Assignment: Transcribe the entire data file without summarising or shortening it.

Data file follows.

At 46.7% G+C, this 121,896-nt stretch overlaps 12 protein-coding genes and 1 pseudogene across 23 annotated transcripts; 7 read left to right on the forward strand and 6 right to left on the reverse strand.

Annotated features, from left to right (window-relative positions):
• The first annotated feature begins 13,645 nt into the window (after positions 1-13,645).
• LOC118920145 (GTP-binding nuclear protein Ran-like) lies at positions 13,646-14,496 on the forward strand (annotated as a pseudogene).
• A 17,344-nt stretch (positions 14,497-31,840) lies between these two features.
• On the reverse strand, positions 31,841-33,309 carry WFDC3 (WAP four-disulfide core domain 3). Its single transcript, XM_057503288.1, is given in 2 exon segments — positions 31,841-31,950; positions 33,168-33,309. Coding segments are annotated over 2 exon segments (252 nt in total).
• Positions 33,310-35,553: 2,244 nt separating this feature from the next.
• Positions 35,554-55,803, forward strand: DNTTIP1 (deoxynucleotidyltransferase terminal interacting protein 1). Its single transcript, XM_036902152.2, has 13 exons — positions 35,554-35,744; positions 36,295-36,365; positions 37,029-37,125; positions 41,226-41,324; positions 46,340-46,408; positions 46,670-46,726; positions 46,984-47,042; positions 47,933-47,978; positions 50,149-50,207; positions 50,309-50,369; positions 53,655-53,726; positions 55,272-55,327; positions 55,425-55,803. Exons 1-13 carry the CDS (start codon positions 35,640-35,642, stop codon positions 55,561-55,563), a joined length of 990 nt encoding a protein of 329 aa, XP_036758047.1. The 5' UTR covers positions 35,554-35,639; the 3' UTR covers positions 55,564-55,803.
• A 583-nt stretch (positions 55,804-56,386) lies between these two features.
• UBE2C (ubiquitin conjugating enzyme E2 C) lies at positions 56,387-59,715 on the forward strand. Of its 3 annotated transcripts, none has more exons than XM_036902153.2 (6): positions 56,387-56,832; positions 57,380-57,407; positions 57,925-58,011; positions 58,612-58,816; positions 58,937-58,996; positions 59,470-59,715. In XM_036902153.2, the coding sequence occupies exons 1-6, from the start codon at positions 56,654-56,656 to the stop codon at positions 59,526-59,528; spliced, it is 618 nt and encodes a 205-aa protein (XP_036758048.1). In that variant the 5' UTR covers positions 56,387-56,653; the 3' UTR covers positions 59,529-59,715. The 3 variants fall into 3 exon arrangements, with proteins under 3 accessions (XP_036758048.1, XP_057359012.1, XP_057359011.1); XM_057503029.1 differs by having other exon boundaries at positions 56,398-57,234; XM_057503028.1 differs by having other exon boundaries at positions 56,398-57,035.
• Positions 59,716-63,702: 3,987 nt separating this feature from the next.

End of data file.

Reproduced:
At 46.7% G+C, this 121,896-nt stretch overlaps 12 protein-coding genes and 1 pseudogene across 23 annotated transcripts; 7 read left to right on the forward strand and 6 right to left on the reverse strand.

Annotated features, from left to right (window-relative positions):
• The first annotated feature begins 13,645 nt into the window (after positions 1-13,645).
• LOC118920145 (GTP-binding nuclear protein Ran-like) lies at positions 13,646-14,496 on the forward strand (annotated as a pseudogene).
• A 17,344-nt stretch (positions 14,497-31,840) lies between these two features.
• On the reverse strand, positions 31,841-33,309 carry WFDC3 (WAP four-disulfide core domain 3). Its single transcript, XM_057503288.1, is given in 2 exon segments — positions 31,841-31,950; positions 33,168-33,309. Coding segments are annotated over 2 exon segments (252 nt in total).
• Positions 33,310-35,553: 2,244 nt separating this feature from the next.
• Positions 35,554-55,803, forward strand: DNTTIP1 (deoxynucleotidyltransferase terminal interacting protein 1). Its single transcript, XM_036902152.2, has 13 exons — positions 35,554-35,744; positions 36,295-36,365; positions 37,029-37,125; positions 41,226-41,324; positions 46,340-46,408; positions 46,670-46,726; positions 46,984-47,042; positions 47,933-47,978; positions 50,149-50,207; positions 50,309-50,369; positions 53,655-53,726; positions 55,272-55,327; positions 55,425-55,803. Exons 1-13 carry the CDS (start codon positions 35,640-35,642, stop codon positions 55,561-55,563), a joined length of 990 nt encoding a protein of 329 aa, XP_036758047.1. The 5' UTR covers positions 35,554-35,639; the 3' UTR covers positions 55,564-55,803.
• A 583-nt stretch (positions 55,804-56,386) lies between these two features.
• UBE2C (ubiquitin conjugating enzyme E2 C) lies at positions 56,387-59,715 on the forward strand. Of its 3 annotated transcripts, none has more exons than XM_036902153.2 (6): positions 56,387-56,832; positions 57,380-57,407; positions 57,925-58,011; positions 58,612-58,816; positions 58,937-58,996; positions 59,470-59,715. In XM_036902153.2, the coding sequence occupies exons 1-6, from the start codon at positions 56,654-56,656 to the stop codon at positions 59,526-59,528; spliced, it is 618 nt and encodes a 205-aa protein (XP_036758048.1). In that variant the 5' UTR covers positions 56,387-56,653; the 3' UTR covers positions 59,529-59,715. The 3 variants fall into 3 exon arrangements, with proteins under 3 accessions (XP_036758048.1, XP_057359012.1, XP_057359011.1); XM_057503029.1 differs by having other exon boundaries at positions 56,398-57,234; XM_057503028.1 differs by having other exon boundaries at positions 56,398-57,035.
• Positions 59,716-63,702: 3,987 nt separating this feature from the next.